In a highly intriguing research outcome, a Canada-based study showed that men who had sex with more than 20 women had reduced the risk of prostate cancer by 28% compared to those who are loyal to one wife or one partner, unmindful of risks it may pose to AIDS-related risks or sexually transmitted diseases and above all, the damage to millions of families around the world where men are more promiscuous.
The new finding by researchers at the University of Montreal and Institut Armand-Frappier Research Centre (INRS) in Quebec — Marie-Elise Parent and Marie-Claude Rousseau, professors at University of Montreal’s school of public health, and their colleague Andrea Spence — who had analyzed the Montreal study PROtEuS (Prostate Cancer and Environment Study), made their observations but the media, especially in India and China is going overboard taking different versions and protracting the conclusions.
The study conducted on 3,208 men showed 1,590 were diagnosed with prostate cancer between September 2005 and August 2009 while 1,618 men, who were part of the control group with more sexual partners. “Overall, men with prostate cancer were twice as likely as others to have a relative with cancer. However, evidence suggests that the number of sexual partners affects the development of the cancer,” researchers said.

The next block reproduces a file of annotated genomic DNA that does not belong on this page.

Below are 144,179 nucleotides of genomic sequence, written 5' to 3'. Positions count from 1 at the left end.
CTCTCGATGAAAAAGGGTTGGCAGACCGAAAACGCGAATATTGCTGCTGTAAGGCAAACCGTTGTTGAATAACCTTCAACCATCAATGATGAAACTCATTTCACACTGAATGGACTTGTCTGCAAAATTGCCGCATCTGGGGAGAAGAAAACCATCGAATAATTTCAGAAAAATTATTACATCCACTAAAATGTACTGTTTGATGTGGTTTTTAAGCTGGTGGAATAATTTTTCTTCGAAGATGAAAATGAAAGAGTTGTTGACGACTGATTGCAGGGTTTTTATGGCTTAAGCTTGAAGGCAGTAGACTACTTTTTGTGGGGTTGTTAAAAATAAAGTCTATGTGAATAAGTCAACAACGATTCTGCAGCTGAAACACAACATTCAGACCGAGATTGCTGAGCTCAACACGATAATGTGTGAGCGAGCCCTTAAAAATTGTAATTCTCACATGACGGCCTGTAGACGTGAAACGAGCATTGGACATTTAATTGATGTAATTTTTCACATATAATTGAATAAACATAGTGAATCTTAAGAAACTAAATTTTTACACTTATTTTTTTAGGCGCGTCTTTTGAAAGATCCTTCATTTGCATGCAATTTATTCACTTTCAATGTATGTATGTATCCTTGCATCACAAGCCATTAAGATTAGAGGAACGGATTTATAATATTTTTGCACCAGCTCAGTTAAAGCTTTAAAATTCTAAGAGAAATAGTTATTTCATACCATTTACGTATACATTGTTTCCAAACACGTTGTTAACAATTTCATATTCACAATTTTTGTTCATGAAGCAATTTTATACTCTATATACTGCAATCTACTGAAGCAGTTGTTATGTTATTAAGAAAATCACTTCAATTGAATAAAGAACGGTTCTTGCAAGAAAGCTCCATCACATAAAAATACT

Surprisingly, men who said they had never had sexual intercourse were almost twice as likely to be diagnosed with prostate cancer than those who said they had. Finally, it concluded that when a man had slept with more than 20 women during his lifetime, there is a 28% reduction in the risk of having prostate cancer (all types) and a 19 percent reduction for aggressive types of cancer.
“It is possible that having many female sexual partners results in a higher frequency of ejaculations, whose protective effect against prostate cancer has been previously observed in cohort studies,” Marie-Elise Parent said.
Some studies in the past have shown that the main reason behind this was the concentration of cancer-causing substances in prostatic fluid or lowering the production of intraluminal crystalloids. The findings were published in the journal Cancer Epidemiology.